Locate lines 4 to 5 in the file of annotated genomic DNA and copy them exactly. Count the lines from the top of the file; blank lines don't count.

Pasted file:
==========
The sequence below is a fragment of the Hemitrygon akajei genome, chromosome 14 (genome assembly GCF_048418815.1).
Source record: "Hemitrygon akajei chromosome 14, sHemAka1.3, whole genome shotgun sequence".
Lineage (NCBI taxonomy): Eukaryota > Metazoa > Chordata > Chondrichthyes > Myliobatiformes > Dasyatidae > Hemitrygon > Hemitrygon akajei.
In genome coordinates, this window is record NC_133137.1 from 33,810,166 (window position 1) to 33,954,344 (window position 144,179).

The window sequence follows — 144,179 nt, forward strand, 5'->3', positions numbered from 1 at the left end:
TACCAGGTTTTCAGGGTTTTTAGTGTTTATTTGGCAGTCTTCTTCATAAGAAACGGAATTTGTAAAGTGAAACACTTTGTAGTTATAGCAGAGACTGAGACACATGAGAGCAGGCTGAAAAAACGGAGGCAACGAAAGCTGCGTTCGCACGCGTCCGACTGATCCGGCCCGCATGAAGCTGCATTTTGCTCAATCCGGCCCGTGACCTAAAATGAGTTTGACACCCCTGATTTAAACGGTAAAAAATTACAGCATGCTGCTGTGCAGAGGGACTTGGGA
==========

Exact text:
In genome coordinates, this window is record NC_133137.1 from 33,810,166 (window position 1) to 33,954,344 (window position 144,179).

The window sequence follows — 144,179 nt, forward strand, 5'->3', positions numbered from 1 at the left end: